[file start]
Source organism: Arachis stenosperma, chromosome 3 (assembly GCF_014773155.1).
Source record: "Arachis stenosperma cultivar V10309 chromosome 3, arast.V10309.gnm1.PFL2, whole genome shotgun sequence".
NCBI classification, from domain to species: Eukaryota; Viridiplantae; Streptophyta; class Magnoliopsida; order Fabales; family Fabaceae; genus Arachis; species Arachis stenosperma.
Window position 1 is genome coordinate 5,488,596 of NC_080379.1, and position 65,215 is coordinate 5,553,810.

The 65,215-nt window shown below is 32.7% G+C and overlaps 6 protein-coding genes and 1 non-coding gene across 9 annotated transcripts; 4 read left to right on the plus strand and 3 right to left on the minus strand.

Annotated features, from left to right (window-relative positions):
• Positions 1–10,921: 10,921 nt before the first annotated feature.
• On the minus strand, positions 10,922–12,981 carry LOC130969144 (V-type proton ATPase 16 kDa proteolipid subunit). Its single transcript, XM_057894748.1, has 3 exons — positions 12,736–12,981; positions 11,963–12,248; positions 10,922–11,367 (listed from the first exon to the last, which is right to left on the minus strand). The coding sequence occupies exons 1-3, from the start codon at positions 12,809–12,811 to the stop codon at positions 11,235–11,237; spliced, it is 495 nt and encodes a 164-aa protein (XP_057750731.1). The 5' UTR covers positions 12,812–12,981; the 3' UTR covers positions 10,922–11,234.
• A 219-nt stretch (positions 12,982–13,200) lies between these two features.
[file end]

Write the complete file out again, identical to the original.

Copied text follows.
Source organism: Arachis stenosperma, chromosome 3 (assembly GCF_014773155.1).
Source record: "Arachis stenosperma cultivar V10309 chromosome 3, arast.V10309.gnm1.PFL2, whole genome shotgun sequence".
NCBI classification, from domain to species: Eukaryota; Viridiplantae; Streptophyta; class Magnoliopsida; order Fabales; family Fabaceae; genus Arachis; species Arachis stenosperma.
Window position 1 is genome coordinate 5,488,596 of NC_080379.1, and position 65,215 is coordinate 5,553,810.

The 65,215-nt window shown below is 32.7% G+C and overlaps 6 protein-coding genes and 1 non-coding gene across 9 annotated transcripts; 4 read left to right on the plus strand and 3 right to left on the minus strand.

Annotated features, from left to right (window-relative positions):
• Positions 1–10,921: 10,921 nt before the first annotated feature.
• On the minus strand, positions 10,922–12,981 carry LOC130969144 (V-type proton ATPase 16 kDa proteolipid subunit). Its single transcript, XM_057894748.1, has 3 exons — positions 12,736–12,981; positions 11,963–12,248; positions 10,922–11,367 (listed from the first exon to the last, which is right to left on the minus strand). The coding sequence occupies exons 1-3, from the start codon at positions 12,809–12,811 to the stop codon at positions 11,235–11,237; spliced, it is 495 nt and encodes a 164-aa protein (XP_057750731.1). The 5' UTR covers positions 12,812–12,981; the 3' UTR covers positions 10,922–11,234.
• A 219-nt stretch (positions 12,982–13,200) lies between these two features.